Types of clouds: formation of storms and other phenomena

Knowing the types of clouds and associating them with weather conditions is essential when doing or planning an outdoor activity, such as mountaineering or skiing. Clouds can be a tool for forecasting short-term weather.

But first of all, how are clouds formed? The clouds are formed by a variable amount of water vapor that is saturated due to a contribution of moisture and a cooling of the air. The condensation of this water vapor in droplets, or in ice crystals form the cloud.

When these droplets increase in size, either by absorption of humidity from the environment, or by collision with other drops; these tend to fall towards the surface pushed by their own weight.

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Clouds can be classified according to their shape and depending on the height at which they are formed.

We can differentiate three types of clouds in relation to their shape:

  • Filiform: white, thin and filamentous clouds.
  • Cumuliform: globose clouds, rounded, shaped like cotton.
  • Strati form: clouds that cover a large area and cover the sky

Once the 3 forms of fundamental clouds are known, we can differentiate up to 10 types of clouds, according to the height at which they form. Each of them has its main characteristics and may develop different weather conditions.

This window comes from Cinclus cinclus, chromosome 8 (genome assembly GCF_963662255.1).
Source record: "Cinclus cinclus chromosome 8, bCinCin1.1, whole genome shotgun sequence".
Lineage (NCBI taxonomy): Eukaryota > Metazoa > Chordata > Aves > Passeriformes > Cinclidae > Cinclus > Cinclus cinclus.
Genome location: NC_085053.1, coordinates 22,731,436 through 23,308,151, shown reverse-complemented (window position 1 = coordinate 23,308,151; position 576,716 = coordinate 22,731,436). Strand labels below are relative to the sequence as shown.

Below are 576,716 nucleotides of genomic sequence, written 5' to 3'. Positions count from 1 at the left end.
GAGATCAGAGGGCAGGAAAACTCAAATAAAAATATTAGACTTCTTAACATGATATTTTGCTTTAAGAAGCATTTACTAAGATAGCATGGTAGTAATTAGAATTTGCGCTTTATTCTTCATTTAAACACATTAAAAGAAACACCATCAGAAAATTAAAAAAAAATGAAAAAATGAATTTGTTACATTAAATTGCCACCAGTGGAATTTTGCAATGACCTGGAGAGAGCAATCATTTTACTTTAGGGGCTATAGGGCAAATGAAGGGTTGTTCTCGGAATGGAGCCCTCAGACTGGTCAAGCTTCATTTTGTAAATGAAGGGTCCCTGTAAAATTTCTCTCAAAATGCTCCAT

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Cloud Type Chart made by I Love Ski

  1. Low layers: from fogs that are formed close to the surface to those that reach 3 km high in the atmosphere.
  • Strata (St): they form a continuous grayish layer. They can generate drizzles.

  • Stratocumulus (Sc): they form uneven layers, with gray tones and whitish areas. Generally, you can see the sky. They do not generate precipitation.

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  • Clusters: these are isolated and dense clouds, they can produce a slight vertical development. They are known as “Good Weather Clouds”, although they can cause local rains due to the association of several nuclei.

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  1. Medium layers: they are formed in the interval of 3 to 6 km.
  • Altocumulus (Ac): they form a mantle composed of groups of white clouds, shaped like a honeycomb. They allow the view of the sky. They usually don’t produce precipitation.

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  • Altostratus (As): they form a gray veil, uniform, with thicker areas and own shadows. These clouds are formed in fronts that can generate abundant and persistent rainfall.

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  1. High Layers: formed beyond 6 km and can reach the Tropopausa (15 km).
  • Cirrus (Ci): isolated, filamentous and white clouds. They are formed by ice crystals that form at a temperature below -40 ° C. They are a symptom of an approach to a warm front and rainfall within 24-36 hours.

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  • Cirrocumulus (Cc): grouping of cirrus trees which give a “grain shape” to the sky. They generally indicate atmospheric instability and are a symptom of precipitation.

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  • Cirrostratus (Cs): they form a whitish veil in the sky that can cover it partially or totally. They can cause solar and lunar halo phenomena. They usually appear after cirrus when a warm front approaches.